Device To Store Individual Video Files On

We have several buildings outside our corporate headquarters that will be receiving 3-6 cameras in the near future. We’d like to record video from Axis cameras onto a device on the buildings local subnet. We don’t require a VMS for viewing footage, we only require the video files to be stored onto this local device, files which can be retrieved individually, similar to how you view individual video files from an SD card via the Axis cameras GUI.

Any suggestions on the type of device we could use?


Tony, when you say "files which can be retrieved individually", does that mean someone manually / physically will pull the storage when needed or that you want to retrieve the files over the network? I wanted to clarify before we gave any recommendations.

Over the network. Probably via network share.

They are low priority areas where we want the peace of mind to have recorded video available, but have traditionally had little reason to ever need it. The managers of the buildings are very sensitive to cost, so we want to have access to video, but don’t require a full-blown VMS system per say.

I indicated network share earlier, but if there’s another method of retrieval I’m all ears. I thought a NAS device would be good, but, unless I’m mistaking, based on research it appears a NAS device is just a type of NVR with built-in VMS software, such as the Buffalo LS420DS. My initial thought was a NAS device (a simple external drive device) that I could set up as a network share.

I understand my terminology/semantics may be off, but I hope you get the gist of what I’m looking to do.

Axis Camera Companion allows recording to NAS devices. Then you could use the Camera Companion client to retrieve. Yes/no?

Axis Camera Companion VMS Tested

Tony, have you looked at the cost difference of a NAS appliance and a surveillance appliance? I think you'd be surprised at the cost of some of the small appliances being offered by the big manufacturers. Hikvision, Milestone, Exacq, Avigilon, and many others all offer cost-effective solutions.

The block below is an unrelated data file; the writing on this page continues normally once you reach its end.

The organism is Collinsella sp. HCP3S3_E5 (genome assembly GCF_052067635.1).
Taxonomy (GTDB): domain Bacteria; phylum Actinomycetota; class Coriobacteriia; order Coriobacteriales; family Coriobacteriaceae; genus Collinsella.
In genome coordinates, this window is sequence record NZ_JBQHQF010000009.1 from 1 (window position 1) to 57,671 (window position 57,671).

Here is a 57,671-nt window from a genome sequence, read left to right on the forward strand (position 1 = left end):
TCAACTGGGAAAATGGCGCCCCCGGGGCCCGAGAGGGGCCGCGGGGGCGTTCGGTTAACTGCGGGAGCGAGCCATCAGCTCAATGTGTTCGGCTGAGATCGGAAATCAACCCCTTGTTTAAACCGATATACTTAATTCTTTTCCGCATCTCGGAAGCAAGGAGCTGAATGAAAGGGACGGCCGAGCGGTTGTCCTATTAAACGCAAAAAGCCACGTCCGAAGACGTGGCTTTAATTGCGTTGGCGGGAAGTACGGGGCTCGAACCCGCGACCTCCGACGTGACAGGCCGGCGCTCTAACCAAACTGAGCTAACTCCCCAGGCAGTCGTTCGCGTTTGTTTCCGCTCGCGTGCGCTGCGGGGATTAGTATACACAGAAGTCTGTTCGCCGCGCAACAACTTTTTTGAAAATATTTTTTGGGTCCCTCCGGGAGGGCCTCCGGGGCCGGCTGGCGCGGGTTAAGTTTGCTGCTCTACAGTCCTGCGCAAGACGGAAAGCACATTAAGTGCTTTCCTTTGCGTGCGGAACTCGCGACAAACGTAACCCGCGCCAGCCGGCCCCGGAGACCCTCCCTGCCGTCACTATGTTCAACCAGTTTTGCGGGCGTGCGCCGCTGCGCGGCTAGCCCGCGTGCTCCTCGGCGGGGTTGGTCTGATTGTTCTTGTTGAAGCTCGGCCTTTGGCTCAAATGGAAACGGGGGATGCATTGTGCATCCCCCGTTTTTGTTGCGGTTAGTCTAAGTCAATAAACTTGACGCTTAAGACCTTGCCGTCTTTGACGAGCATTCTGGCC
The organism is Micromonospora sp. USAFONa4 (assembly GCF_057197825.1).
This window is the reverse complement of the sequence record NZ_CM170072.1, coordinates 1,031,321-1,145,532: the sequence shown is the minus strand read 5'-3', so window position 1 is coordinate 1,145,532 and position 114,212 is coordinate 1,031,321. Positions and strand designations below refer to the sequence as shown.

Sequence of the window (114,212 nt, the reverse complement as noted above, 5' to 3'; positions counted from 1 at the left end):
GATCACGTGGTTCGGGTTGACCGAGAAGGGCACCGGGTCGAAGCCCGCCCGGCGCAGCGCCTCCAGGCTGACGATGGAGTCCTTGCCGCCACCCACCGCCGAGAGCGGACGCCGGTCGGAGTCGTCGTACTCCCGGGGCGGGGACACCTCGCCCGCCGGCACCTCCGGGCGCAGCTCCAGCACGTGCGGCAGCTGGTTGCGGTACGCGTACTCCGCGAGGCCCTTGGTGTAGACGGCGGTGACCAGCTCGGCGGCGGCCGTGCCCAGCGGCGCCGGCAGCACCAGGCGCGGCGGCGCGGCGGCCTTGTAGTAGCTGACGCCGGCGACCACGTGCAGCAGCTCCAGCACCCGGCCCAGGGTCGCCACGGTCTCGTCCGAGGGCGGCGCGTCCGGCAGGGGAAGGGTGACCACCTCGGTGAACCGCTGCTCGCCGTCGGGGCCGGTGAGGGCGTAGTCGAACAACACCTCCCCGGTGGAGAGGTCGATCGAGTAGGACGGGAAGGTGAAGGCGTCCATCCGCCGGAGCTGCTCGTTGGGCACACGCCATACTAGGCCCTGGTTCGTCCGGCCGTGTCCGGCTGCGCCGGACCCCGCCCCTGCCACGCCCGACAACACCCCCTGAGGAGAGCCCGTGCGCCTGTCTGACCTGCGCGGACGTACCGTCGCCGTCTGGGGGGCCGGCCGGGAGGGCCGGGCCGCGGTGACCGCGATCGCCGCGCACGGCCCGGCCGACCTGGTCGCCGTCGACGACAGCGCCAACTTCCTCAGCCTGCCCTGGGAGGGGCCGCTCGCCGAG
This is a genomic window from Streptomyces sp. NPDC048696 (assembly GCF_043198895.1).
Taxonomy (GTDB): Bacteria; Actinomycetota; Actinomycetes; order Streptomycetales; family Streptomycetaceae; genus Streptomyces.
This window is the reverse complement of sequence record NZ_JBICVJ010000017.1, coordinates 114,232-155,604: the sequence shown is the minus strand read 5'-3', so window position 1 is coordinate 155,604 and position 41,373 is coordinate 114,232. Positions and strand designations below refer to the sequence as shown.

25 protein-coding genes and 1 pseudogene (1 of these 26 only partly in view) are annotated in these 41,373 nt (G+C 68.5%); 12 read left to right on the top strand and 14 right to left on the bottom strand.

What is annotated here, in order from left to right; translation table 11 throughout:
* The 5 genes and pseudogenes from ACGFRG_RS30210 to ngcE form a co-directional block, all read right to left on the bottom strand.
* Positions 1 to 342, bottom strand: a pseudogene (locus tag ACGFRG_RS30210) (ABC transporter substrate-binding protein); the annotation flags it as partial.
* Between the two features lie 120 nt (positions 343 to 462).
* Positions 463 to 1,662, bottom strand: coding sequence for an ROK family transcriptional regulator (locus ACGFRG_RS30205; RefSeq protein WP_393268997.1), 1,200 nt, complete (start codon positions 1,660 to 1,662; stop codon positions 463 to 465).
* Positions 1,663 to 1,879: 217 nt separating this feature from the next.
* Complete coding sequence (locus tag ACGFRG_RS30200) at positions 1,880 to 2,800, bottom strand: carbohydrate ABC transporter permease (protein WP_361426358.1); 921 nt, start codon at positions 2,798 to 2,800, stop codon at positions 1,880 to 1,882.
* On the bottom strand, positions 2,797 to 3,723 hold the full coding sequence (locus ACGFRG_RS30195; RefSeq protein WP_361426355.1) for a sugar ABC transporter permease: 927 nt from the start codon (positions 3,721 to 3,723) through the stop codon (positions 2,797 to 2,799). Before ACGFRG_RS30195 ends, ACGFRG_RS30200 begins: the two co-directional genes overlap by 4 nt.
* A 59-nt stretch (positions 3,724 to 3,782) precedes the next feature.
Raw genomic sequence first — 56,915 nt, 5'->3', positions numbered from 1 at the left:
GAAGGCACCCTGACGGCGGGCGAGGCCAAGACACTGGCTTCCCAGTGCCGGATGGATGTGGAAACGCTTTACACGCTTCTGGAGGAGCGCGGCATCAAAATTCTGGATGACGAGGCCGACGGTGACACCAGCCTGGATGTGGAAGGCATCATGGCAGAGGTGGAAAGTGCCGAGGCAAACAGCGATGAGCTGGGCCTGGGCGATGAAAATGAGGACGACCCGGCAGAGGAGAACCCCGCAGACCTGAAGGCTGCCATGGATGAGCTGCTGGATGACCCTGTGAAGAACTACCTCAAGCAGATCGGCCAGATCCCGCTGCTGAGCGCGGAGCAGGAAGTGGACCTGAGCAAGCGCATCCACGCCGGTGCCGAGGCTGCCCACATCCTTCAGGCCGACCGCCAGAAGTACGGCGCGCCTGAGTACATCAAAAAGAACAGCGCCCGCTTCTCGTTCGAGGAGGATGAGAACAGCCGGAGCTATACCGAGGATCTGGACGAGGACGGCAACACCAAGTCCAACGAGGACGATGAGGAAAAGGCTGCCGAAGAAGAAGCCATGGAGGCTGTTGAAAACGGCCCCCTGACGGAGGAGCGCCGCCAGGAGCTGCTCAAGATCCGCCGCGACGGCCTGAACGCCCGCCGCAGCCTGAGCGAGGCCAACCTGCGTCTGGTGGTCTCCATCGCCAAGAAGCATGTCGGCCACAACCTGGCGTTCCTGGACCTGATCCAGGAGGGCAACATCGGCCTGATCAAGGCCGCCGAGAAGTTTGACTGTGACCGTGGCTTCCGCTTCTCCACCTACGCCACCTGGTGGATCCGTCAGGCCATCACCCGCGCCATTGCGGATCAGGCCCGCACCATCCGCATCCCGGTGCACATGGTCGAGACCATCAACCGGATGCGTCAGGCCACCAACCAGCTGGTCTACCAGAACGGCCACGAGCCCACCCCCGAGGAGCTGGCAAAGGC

Otherwise, Axis Camera Companion can pull the video from the camera even if you are not on the same subnet. The camera itself will work with the NAS to pull you the video. I personally have had mixed results with Axis Camera Companion with storage issues on a NAS and SD card.

I thought ACC was limited to the subnet the cameras and recording device are on? If we could record in, say, New York and view in Michigan via ACC that would be great.

That might be for 'auto' connections but I believe they also support manual NAS / recording setup:

ACC Manual page 12

Sorry I missed this. You can definitely view using ACC across subnets. I've done it here in PA on two subnets and even with a camera in Oklahoma at Brian's office.

I'm not 100% sure if you can record across subnets. The NAS may have to be on the same network as the camera. But I've not tried that and it sounds like that's not your issue, anyway.

Did you already rule out edge recording due to a long retention period requirement, or possibly due to higher costs, or concerns about reliability?

Mostly reliability concerns. We want the peace of mind of having a good piece of gear in place to record the video, but have a hard time convincing the building principles of coughing up the cost of an NVR.

Did you consider a cloud solution? Otherwise consider a Synology: www.synology.com/en-us/surveillance/7.1/overview